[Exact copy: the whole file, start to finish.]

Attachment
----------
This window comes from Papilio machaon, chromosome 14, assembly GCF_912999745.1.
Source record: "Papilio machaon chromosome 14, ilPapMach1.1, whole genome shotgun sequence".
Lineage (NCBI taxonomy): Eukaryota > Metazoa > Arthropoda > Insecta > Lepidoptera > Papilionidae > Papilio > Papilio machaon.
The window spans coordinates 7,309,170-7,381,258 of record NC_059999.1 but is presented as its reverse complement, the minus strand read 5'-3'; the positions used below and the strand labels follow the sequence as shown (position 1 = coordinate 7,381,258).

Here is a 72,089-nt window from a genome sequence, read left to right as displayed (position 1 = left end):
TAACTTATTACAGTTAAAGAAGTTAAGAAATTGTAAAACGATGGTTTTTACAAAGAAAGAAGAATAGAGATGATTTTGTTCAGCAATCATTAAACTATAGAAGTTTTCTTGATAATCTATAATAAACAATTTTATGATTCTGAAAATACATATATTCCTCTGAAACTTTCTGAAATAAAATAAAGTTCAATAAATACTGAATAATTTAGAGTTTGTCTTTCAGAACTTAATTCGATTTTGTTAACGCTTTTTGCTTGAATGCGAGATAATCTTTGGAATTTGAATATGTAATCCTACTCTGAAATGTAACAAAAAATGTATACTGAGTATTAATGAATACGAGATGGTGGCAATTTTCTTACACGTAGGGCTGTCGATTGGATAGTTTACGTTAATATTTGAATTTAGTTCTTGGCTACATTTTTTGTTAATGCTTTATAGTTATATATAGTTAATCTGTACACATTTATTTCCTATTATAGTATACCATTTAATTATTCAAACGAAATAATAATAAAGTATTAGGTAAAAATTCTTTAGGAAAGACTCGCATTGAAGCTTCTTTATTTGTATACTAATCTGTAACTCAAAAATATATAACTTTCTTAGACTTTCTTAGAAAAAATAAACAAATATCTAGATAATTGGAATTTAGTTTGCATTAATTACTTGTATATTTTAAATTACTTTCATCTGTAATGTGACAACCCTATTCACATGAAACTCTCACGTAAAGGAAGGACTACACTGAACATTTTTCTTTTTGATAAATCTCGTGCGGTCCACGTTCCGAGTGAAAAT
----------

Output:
This window comes from Papilio machaon, chromosome 14, assembly GCF_912999745.1.
Source record: "Papilio machaon chromosome 14, ilPapMach1.1, whole genome shotgun sequence".
Lineage (NCBI taxonomy): Eukaryota > Metazoa > Arthropoda > Insecta > Lepidoptera > Papilionidae > Papilio > Papilio machaon.
The window spans coordinates 7,309,170-7,381,258 of record NC_059999.1 but is presented as its reverse complement, the minus strand read 5'-3'; the positions used below and the strand labels follow the sequence as shown (position 1 = coordinate 7,381,258).

Here is a 72,089-nt window from a genome sequence, read left to right as displayed (position 1 = left end):
TAACTTATTACAGTTAAAGAAGTTAAGAAATTGTAAAACGATGGTTTTTACAAAGAAAGAAGAATAGAGATGATTTTGTTCAGCAATCATTAAACTATAGAAGTTTTCTTGATAATCTATAATAAACAATTTTATGATTCTGAAAATACATATATTCCTCTGAAACTTTCTGAAATAAAATAAAGTTCAATAAATACTGAATAATTTAGAGTTTGTCTTTCAGAACTTAATTCGATTTTGTTAACGCTTTTTGCTTGAATGCGAGATAATCTTTGGAATTTGAATATGTAATCCTACTCTGAAATGTAACAAAAAATGTATACTGAGTATTAATGAATACGAGATGGTGGCAATTTTCTTACACGTAGGGCTGTCGATTGGATAGTTTACGTTAATATTTGAATTTAGTTCTTGGCTACATTTTTTGTTAATGCTTTATAGTTATATATAGTTAATCTGTACACATTTATTTCCTATTATAGTATACCATTTAATTATTCAAACGAAATAATAATAAAGTATTAGGTAAAAATTCTTTAGGAAAGACTCGCATTGAAGCTTCTTTATTTGTATACTAATCTGTAACTCAAAAATATATAACTTTCTTAGACTTTCTTAGAAAAAATAAACAAATATCTAGATAATTGGAATTTAGTTTGCATTAATTACTTGTATATTTTAAATTACTTTCATCTGTAATGTGACAACCCTATTCACATGAAACTCTCACGTAAAGGAAGGACTACACTGAACATTTTTCTTTTTGATAAATCTCGTGCGGTCCACGTTCCGAGTGAAAAT